Sinking Funds and Why I Kind of Don’t like Them
Saving money is important. Usually, any method that gets people to save more money I am for it. However, I don’t like these sinking funds.
What are sinking funds?
A sinking fund is a savings fund for a specific goal. On the surface that is fantastic. When you have a concrete goal in mind then it’s easier to stay motivated and make continued progress towards your goal.
However, with sinking funds you have multiple savings goals that you contribute money to at the same time. Let’s say you have ten savings goals, such as
- a new car,
- emergency fund,
- a new refrigerator,
- a new washing machine,
- a baby shower,
- side hustle,
- higher education costs,
- and a down payment for a rental property.
You would use your budget to determine how much money you have total to put towards saving each month. You would then take that dollar amount and divide it by ten. Then put the same dollar amount in each saving account for the six different goals.
For example, let’s say you have $500 to put towards saving (you determine this amount with your budget). This means that you would have $50 to put in each sinking fund every month.
You can also, change the dollar amounts for each goal, as long as the total adds up to the total amount you are able to put towards saving every month.
This is a way to work towards saving for multiple goals at once, which is the appeal. However, it’s not precise enough and doesn’t make fast enough progress for me.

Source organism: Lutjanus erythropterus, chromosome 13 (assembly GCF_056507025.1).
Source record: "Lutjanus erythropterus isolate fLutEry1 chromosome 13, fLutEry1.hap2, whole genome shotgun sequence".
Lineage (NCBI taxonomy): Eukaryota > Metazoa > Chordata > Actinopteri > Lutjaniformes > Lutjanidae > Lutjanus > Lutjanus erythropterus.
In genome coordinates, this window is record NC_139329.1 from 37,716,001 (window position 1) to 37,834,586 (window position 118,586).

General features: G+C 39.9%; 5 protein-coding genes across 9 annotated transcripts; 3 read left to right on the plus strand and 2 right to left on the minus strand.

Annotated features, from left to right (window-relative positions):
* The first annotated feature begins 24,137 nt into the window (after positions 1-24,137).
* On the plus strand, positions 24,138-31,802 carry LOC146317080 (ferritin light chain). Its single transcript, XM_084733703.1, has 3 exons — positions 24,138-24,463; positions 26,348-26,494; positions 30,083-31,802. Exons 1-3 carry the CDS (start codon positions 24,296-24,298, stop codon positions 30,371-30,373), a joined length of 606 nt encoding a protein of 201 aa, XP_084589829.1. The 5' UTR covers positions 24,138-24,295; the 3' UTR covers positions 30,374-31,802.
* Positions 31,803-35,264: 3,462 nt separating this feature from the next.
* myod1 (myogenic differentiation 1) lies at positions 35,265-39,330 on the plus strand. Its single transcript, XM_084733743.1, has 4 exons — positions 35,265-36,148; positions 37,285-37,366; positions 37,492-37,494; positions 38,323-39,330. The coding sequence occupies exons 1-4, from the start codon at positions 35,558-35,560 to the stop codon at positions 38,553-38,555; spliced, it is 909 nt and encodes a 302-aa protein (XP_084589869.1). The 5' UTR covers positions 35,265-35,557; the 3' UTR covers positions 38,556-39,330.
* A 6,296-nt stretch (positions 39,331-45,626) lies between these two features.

I would rather make smart goals that have a specific dollar amount attached. Once the first goal is met then you move the amount that you are saving to work on the next goal.
Say that new refrigerator will cost $500. After five months, using the sinking funds saving method you only end up with $250 in that specific saving account. Did you save money? Yes. However, you haven’t really met your goal of being able to purchase the refrigerator.
I’m not saying sinking funds are an absolute no-no. If you’re not saving for a specific timeframe and you have a laissez-faire attitude about the savings goals, then sinking funds are a good option.
For example, let’s say you will go on vacation in three months no matter what and the amount of money determines the type of vacation. Then go ahead and use sinking funds and however much money is in there is what you have to make it work.
However, if you like to be more specific and work towards actual goals, then stick with using specific dollar amounts for specific goals and working towards only a couple goals at a time.
Have you tried the sinking funds method while saving money? Did it work for you?